Stephen H. Schneider, Ph.D., M.S.,1 the Melvin and Joan Lane Professor for Interdisciplinary Environmental Studies, was a professor of biological sciences and professor by courtesy in the Department of Civil Engineering at Stanford University beginning in September 1992. He was a senior fellow in the Woods Institute for the Environment. In 1975 he founded the interdisciplinary journal Climatic Change and served as its editor. Dr. Schneider was elected a member of the National Academy of Sciences in 2002. He served on numerous National Research Council committees, including the Committee on the Human Dimensions of Global Change and the Institute of Medicine Committee on Decision Making Under Uncertainty. He was a coordinating lead author in Working Group II of the Intergovernmental Panel on Climate Change (IPCC) beginning in 1997 and was a lead author in Working Group I from 1994 to 1996. He was also a lead author of the IPCC guidance paper on uncertainties. He was a member of the California Climate Change Advisory Committee to advise the governor and state agencies on climate change policy. Dr. Schneider received both the National Conservation Achievement Award from the National Wildlife Federation and the Edward T. Law Roe Award of the Society of Conservation Biology in 2003. Dr. Schneider’s global change research interests included climatic change, climatic modeling, global warming, the ecological and economic implications of climatic change, integrated assessment of global change policy, uncertainties, dangerous anthropogenic interference with the climate system, and abrupt climate change. Dr. Schneider received his Ph.D. in 1971 in mechanical engineering and plasma physics from Columbia University.
Stephanie Tai, J.D., Ph.D., is an assistant professor of law at the University of Wisconsin School of Law, where she teaches courses in administrative law, environmental law, property, environmental justice, risk regulation, and comparative Asian environmental law. Prior to joining the faculty at University of Wisconsin, she taught at Georgetown Law Center. She also has worked as the editor-in-chief of the International Review for Environmental Strategies, a publication of the Institute for Global Environmental Strategies in Japan. She served as a judicial law clerk to the Hon. Ronald
1 Deceased, July 2010.
Lee Gilman on the U.S. Court of Appeals for the Sixth Circuit and then worked as an appellate attorney in the Environment and Natural Resources Division of the U.S. Department of Justice, during which time she briefed and argued cases involving a range of issues, from the protection of endangered cave species in Texas to the issuance of dredge-and-fill permits under the Clean Water Act. Dr. Tai’s research interests include the interactions between environmental and health sciences and administrative law. She has written on the consideration of scientific studies and environmental justice concerns by administrative agencies and is currently studying the role of scientific dialogues before the judicial system. Dr. Tai received her J.D. from Georgetown University Law Center and her Ph.D. from Tufts University.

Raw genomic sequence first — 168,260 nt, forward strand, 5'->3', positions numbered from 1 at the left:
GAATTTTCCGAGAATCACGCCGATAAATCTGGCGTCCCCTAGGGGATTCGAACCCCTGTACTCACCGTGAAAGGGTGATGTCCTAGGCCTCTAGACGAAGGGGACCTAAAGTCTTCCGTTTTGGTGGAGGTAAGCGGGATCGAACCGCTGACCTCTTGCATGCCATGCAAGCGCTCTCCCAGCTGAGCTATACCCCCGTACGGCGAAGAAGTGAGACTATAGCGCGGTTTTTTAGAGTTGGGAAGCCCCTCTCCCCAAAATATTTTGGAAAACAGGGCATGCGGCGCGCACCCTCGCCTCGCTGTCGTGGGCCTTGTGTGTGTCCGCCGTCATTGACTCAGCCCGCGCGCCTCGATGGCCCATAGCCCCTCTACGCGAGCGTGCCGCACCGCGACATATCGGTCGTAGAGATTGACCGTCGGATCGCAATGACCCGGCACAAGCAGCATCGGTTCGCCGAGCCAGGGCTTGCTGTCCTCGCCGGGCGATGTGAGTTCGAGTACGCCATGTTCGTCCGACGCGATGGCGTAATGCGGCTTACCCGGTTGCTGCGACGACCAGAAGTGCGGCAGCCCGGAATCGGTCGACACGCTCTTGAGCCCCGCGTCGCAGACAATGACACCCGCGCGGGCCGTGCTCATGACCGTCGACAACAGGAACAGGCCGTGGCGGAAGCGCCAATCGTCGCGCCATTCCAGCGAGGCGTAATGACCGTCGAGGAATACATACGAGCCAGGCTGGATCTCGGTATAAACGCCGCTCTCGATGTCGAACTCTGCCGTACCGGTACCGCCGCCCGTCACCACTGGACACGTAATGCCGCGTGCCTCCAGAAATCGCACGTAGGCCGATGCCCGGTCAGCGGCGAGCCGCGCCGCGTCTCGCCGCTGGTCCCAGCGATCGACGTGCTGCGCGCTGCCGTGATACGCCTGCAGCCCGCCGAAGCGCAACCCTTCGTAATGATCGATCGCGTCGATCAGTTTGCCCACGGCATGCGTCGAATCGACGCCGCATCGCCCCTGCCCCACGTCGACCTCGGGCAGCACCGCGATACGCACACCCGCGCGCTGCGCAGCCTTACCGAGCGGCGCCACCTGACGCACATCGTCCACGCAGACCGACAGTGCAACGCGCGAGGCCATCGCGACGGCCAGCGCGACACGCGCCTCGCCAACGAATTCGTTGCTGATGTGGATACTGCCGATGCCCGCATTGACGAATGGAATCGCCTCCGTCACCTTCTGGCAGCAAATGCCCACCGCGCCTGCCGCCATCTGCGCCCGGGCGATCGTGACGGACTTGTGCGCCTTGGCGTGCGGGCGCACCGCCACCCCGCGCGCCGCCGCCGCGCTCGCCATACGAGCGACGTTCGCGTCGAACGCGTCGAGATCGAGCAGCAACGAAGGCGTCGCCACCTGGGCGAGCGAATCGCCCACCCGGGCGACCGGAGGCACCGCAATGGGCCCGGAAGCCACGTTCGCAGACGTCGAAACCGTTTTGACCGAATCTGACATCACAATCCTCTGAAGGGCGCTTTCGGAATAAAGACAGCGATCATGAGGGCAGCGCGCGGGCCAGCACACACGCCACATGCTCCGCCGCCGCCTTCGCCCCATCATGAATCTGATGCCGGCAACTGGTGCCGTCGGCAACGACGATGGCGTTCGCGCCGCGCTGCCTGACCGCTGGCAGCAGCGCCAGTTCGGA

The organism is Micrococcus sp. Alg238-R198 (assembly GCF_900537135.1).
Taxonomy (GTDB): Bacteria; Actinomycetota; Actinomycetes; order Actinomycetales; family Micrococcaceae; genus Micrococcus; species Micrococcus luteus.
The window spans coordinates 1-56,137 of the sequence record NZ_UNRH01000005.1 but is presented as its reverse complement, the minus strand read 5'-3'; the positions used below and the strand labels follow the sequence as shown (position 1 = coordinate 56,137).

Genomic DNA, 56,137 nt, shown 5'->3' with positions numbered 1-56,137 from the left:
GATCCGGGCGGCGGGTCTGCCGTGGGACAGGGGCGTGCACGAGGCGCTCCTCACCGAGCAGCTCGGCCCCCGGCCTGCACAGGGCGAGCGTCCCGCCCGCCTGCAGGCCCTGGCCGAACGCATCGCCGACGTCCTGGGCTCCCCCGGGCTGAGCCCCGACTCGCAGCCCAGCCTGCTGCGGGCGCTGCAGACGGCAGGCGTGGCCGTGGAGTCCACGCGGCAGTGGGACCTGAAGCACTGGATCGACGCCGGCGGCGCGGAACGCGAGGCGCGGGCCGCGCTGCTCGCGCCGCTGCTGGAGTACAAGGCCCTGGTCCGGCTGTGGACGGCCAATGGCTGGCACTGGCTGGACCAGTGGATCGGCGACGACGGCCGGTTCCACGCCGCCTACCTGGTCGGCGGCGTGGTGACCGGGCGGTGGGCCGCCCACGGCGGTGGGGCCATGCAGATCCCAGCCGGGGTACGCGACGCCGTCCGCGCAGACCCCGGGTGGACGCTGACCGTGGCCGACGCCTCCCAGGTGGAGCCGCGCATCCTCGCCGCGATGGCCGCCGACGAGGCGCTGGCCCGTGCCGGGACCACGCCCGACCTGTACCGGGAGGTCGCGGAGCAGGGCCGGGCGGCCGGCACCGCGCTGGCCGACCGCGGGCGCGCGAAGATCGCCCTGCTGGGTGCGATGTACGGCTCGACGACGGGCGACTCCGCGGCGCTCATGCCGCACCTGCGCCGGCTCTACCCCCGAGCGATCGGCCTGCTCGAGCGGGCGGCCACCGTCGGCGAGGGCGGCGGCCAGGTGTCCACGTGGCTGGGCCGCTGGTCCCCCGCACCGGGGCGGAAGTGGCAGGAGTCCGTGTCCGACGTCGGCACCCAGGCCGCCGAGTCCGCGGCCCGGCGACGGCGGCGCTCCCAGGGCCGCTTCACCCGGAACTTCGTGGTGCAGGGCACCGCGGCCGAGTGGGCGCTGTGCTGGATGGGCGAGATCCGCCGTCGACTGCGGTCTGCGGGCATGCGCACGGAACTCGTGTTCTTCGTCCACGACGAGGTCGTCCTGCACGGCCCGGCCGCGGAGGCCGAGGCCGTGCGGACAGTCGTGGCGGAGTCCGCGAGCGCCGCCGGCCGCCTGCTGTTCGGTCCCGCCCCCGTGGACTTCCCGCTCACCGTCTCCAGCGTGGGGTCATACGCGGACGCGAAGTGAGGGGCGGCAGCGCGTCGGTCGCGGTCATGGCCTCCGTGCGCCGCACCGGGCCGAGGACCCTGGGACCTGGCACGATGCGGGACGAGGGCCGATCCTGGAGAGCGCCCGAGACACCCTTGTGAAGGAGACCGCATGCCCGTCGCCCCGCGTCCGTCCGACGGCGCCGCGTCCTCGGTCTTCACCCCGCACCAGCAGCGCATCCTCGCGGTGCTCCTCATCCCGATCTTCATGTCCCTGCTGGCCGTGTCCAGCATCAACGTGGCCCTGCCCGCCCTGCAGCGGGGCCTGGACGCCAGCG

Detlof von Winterfeldt, Ph.D., is a professor of industrial and systems engineering at the Viterbi School of Engineering of the University of Southern California (USC) with a joint appointment as professor of public policy at the USC Sol Price School of Public Policy. From 2009 to early 2012 he served as director of the International Institute for Applied Systems Analysis (IIASA) in Austria. Concurrently with his IIASA appointment he was a Centennial Professor of Management Science at the London School of Economics and Political Science. In 2004 he co-founded the National Center for Risk and Economic Analysis of Terrorism Events, the first university-based center of excellence funded by the U.S. Department of Homeland Security, serving as its director until 2008. His research interests concern the foundation and practice of decision and risk analysis as applied to the areas of technology development, environmental risks, natural hazards, and terrorism. He has served on many committees and panels of the National Science Foundation and the National Academy of Sciences (NAS), including the NAS Board on Mathematical Sciences and their Applications. He is an elected fellow of the Institute for Operations Research and the Management Sciences (INFORMS) and of the Society for Risk Analysis. He has received the Ramsey Medal for distinguished contributions to decision analysis from the Decision Analysis Society of INFORMS and the Gold Medal for advancing the field from the International Society for Multicriteria Decision Making. He received his Ph.D. in mathematical psychology from the University of Michigan.
Robert B, Wallace, M.D., M.Sc., is the Irene Ensminger Stecher Professor of Epidemiology and Internal Medicine at the University of Iowa Colleges of Public Health and Medicine. He was formerly head of the department of preventive medicine at the University of Iowa College of Medicine and director of the University of Iowa Cancer Center. Dr. Wallace’s research interests include cancer epidemiology and prevention; the causes and prevention of chronic, disabling diseases among older persons; women’s health
issues; and risk factors for cardiovascular disease. He is a principal investigator of several research projects on the health of older persons. He received his M.D. from the Northwestern University School of Medicine. He was elected a member of the Institute of Medicine (IOM) in 2001 and is currently chair of IOM’s Board on Military and Veterans Health.